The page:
Wonderland.

NEW NOISE: ELLIS

On his new single and new sound.

Last week DJ, musician and producer Ellis Lawrie released his new tune “Start Over”, featuring vocals by American singer-songwriter Laura Brehm.

The Birmingham based artist started producing EDM in 2016 and has since built a credible name for himself within the genre. As well as making original tracks, he’s put out popular remixes including a rework of Ed Sheeran’s “Shape of You”, which currently has 45 million plays on Youtube.

Now Ellis is taking his music in a different direction with a fresh new sound. “Start Over” symbolises the beginning of this transition (makes sense), acting as a foundation for new music lined up for the rest of the year.

We spoke to him about his evolution as an artist and what we should expect next.

Your new song with Laura Brehm’s called “Start Over”, what’s the story behind it?

I’ve always loved Laura Brehm’s vocal. I managed to get in contact with her through my management and we just got writing on this song together. It’s a bit darker than the stuff I usually make and it’s a bit deeper I guess. Also it’s called “Start Over” because we’re rebranding the whole Ellis project. We’ve literally just completely restarted the whole social media and everything. Also the vocalist herself is starting over as well – she’s just moved over to the UK, she’s from Colorado so it’s quite a way for her to come.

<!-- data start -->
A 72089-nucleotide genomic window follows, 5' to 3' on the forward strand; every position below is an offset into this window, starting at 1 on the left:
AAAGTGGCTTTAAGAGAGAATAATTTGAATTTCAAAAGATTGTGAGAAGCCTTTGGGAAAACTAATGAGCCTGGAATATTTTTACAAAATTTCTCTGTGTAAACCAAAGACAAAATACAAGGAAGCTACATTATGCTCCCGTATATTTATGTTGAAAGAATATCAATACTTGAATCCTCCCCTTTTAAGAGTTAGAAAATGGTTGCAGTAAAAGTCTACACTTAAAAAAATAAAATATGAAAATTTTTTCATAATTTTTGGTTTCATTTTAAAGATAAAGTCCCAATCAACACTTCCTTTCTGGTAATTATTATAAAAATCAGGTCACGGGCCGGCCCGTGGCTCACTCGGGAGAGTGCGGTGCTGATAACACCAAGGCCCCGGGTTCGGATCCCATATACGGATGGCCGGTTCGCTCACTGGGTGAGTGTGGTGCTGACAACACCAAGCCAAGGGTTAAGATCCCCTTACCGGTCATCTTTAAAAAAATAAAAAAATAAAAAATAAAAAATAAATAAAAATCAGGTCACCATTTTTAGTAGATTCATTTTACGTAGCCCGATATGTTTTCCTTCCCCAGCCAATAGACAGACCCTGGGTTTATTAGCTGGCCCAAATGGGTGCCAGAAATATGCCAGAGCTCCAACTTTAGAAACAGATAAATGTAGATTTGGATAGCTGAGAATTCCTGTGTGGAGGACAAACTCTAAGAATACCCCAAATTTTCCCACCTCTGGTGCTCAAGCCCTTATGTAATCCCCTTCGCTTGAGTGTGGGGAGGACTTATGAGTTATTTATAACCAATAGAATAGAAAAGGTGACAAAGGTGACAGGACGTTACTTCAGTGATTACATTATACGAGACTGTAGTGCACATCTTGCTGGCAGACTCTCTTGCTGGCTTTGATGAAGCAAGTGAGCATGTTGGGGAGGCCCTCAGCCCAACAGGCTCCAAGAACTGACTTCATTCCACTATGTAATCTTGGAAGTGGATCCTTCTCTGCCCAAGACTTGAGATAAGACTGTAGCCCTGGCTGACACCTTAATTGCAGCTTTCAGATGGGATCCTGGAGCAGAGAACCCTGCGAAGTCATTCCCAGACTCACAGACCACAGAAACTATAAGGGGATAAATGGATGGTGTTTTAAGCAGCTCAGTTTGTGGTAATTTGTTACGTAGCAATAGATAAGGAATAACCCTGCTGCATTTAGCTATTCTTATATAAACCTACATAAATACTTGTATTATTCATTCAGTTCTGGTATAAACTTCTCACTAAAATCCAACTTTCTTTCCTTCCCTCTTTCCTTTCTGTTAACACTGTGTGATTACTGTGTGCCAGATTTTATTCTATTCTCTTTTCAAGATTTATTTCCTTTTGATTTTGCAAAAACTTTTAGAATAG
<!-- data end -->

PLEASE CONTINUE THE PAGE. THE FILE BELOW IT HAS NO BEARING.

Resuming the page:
So new beginnings for both of you. What was the idea behind going for a new, darker sound?

I’m part of a band as well – when I started doing the electronic music I never really combined the two but I’m starting to experiment a little bit more now combining the sounds together. It’s very different and I just wanted to start something new really.

What’s is it like balancing band and solo life?